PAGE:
A Mini Stapler: The PaperPro Nano

Paper Pro Nano Stapler in Package

PaperPro Nano Stapler in the Package

Staplers can sometimes be a not so exciting product, they are usually pretty boring looking and don’t offer much in the way of the whole “cool factor” like some other office supplies can.  This Nano PaperPro mini stapler changes all of that in more than a few ways though.  Between its cool, colorful design, and impressive functionality, this mini stapler really makes stapling a lot more fun, easy and effortless.  On top of all of that, this mini stapler is so small that it will easily fit in any drawer, backpack, or laptop bag.  It also has a small metal D-ring that goes across the back to allow you to hang this somewhere at your workstation if needed.

PaperPro nano

Paper Pro Nano Stapler Side View

This Paperpro Nano packs a surprisingly powerful punch that requires a very minimal of effort to use.  The package says it will handle 12 pages, however I did get it to staple up to 15 sheets.  Obviously the number of sheets of paper also depends on the thickness, and the 12 page claim is based on 20 lb stock.

I think the one of the things that makes this mini stapler so powerful (besides the internal workings) is the leverage you get from the ergonomic design of the body.  It seems as if every curve and line on the body of this stapler was designed to comfortably sit right in the palm of your hand as you staple with it.  There are no harsh edges, and stapling with it feels like it is just an extension of your hand and really does require minimal pressure and effort to puncture through your stack of papers.

Paper Pro Nano Stapler Opened and Ready to Load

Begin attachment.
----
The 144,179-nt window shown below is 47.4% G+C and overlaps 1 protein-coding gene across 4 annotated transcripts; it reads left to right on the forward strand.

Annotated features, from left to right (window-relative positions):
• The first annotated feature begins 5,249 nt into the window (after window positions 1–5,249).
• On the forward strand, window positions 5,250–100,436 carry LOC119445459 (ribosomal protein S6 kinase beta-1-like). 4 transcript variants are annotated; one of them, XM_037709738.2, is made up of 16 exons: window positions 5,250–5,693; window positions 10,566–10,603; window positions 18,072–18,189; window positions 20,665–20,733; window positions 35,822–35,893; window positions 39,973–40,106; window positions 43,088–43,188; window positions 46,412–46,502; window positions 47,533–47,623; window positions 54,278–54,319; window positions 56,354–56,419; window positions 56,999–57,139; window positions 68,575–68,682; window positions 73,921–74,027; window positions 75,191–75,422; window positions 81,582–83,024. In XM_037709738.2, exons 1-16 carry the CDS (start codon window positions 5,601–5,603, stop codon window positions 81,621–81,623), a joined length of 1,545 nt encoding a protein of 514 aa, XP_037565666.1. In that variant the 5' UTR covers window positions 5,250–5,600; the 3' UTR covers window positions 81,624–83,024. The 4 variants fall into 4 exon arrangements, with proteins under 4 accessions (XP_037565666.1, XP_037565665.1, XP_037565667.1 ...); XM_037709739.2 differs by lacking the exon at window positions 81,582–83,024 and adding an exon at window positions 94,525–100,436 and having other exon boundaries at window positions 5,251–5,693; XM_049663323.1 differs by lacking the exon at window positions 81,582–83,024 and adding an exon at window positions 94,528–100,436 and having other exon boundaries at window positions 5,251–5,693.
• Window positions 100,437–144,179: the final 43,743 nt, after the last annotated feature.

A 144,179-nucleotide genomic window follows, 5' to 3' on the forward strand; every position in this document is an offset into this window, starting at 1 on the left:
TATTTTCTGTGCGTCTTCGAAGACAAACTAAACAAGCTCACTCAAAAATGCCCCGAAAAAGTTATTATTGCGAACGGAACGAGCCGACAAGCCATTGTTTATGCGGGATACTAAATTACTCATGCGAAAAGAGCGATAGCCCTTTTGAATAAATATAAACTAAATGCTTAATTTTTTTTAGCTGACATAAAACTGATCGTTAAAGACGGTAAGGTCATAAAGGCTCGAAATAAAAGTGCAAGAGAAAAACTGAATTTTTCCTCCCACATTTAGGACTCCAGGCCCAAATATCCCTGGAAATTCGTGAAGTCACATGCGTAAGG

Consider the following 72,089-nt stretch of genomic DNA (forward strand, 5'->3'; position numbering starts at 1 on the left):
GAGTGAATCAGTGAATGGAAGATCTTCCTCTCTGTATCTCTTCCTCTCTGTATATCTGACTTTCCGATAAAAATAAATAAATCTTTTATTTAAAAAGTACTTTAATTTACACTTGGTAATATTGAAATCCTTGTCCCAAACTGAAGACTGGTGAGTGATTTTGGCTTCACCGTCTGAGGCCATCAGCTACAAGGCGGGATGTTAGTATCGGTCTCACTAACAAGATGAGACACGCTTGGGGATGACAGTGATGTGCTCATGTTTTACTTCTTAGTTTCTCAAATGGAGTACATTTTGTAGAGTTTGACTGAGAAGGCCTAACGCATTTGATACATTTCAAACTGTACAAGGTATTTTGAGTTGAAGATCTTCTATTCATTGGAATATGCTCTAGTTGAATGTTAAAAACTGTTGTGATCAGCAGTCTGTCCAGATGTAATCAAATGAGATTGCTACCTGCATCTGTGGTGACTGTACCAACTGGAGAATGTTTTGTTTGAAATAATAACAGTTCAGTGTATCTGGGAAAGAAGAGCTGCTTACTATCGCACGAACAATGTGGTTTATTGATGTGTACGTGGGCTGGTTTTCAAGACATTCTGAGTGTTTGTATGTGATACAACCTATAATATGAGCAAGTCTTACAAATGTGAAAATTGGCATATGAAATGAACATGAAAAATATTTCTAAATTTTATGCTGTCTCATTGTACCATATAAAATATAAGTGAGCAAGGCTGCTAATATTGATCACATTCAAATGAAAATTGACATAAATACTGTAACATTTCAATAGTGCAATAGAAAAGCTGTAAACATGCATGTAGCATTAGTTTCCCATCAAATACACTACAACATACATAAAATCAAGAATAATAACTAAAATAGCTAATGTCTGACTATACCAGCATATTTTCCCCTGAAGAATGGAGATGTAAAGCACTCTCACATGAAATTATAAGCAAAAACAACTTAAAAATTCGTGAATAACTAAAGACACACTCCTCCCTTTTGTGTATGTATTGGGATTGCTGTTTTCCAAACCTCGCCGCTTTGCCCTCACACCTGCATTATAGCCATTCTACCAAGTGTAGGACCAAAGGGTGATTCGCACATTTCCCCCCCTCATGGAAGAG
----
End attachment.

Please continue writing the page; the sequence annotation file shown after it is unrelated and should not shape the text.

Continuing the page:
Paperpro Nano Stapler Opened and Ready to Load

The only minor issue that I encountered with the Paperpro Nano Stapler was the first few times I opened it to load the staples.  The sliding door that covers the staples is pretty stiff at first, but over time it has loosened up.  In order to open it, you have to kind of push up and back at the same time, and the first few times it actually felt like I was going to break the plastic it when I did it.   Overall this is a great little stapler and it comes in a pink, blue, and gray.  I picked mine up here from Amazon, but you can find them in most of your favorite office supply stores, just make sure you pick up some extra staples too because it only comes with a very small sleeve of them that probably wont last you very long.

©2014, Brian Greene. All rights reserved.

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Comments

  1. 1
    David says:

    Cool stapler nice review and photo. I haven’t seen that one before where I live.

    * Mini-Review of My Favorite Stapler:

    I’m kind of a stapler junkie. My favorite so-far is the Japanese MAX HD-50F BK. The HD-50F is not too big, very well built, hefty but not too heavy, can staple a specified 23 sheets (i’ve pushed it further with ease), and holds approximately 105 staples (half-strip) size No.3 (24/6) or No.35 (26/6). The HD-50DF fits in well as both a hand-held and desk top stapler. The larger (full-strip) HD-50DF is more suited to desk-top use in my opinion, but it is a bit too large for my use.

    The HD-50F and HD-50DF produce a “flat clinch” staple (as far as I can tell only these two models from MAX are flat clinch staplers). What “flat clinch” means is that the staple is crimped flat against the last sheet regardless of how many sheets you staple. With traditional staplers, stapling a thick stack of sheets often results in a staple with prongs sticking up which can snag and don’t stack well. Conversely, stapling only two sheets with a traditional stapler results in a staple that curls back on itself, which doesn’t stack well.